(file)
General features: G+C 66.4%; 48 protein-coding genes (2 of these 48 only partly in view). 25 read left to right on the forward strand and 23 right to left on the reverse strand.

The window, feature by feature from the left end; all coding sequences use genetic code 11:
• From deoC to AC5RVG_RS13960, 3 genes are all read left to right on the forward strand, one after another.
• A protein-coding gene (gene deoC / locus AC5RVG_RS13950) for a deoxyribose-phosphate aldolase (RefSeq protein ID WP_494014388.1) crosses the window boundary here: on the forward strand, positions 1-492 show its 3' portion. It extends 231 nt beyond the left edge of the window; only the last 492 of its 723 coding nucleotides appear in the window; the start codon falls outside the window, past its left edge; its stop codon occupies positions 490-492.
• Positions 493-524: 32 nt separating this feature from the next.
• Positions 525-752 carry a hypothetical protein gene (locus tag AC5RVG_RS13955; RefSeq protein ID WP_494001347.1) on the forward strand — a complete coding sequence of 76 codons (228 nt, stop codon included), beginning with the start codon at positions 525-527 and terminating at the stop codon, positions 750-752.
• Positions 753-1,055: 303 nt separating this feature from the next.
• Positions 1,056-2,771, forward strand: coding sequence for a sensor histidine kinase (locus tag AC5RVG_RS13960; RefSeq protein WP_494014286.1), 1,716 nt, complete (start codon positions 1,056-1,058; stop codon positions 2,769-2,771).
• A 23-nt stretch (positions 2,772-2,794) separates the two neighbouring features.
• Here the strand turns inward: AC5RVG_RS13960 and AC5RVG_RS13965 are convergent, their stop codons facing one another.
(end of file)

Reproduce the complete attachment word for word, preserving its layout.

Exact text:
General features: G+C 66.4%; 48 protein-coding genes (2 of these 48 only partly in view). 25 read left to right on the forward strand and 23 right to left on the reverse strand.

The window, feature by feature from the left end; all coding sequences use genetic code 11:
• From deoC to AC5RVG_RS13960, 3 genes are all read left to right on the forward strand, one after another.
• A protein-coding gene (gene deoC / locus AC5RVG_RS13950) for a deoxyribose-phosphate aldolase (RefSeq protein ID WP_494014388.1) crosses the window boundary here: on the forward strand, positions 1-492 show its 3' portion. It extends 231 nt beyond the left edge of the window; only the last 492 of its 723 coding nucleotides appear in the window; the start codon falls outside the window, past its left edge; its stop codon occupies positions 490-492.
• Positions 493-524: 32 nt separating this feature from the next.
• Positions 525-752 carry a hypothetical protein gene (locus tag AC5RVG_RS13955; RefSeq protein ID WP_494001347.1) on the forward strand — a complete coding sequence of 76 codons (228 nt, stop codon included), beginning with the start codon at positions 525-527 and terminating at the stop codon, positions 750-752.
• Positions 753-1,055: 303 nt separating this feature from the next.
• Positions 1,056-2,771, forward strand: coding sequence for a sensor histidine kinase (locus tag AC5RVG_RS13960; RefSeq protein WP_494014286.1), 1,716 nt, complete (start codon positions 1,056-1,058; stop codon positions 2,769-2,771).
• A 23-nt stretch (positions 2,772-2,794) separates the two neighbouring features.
• Here the strand turns inward: AC5RVG_RS13960 and AC5RVG_RS13965 are convergent, their stop codons facing one another.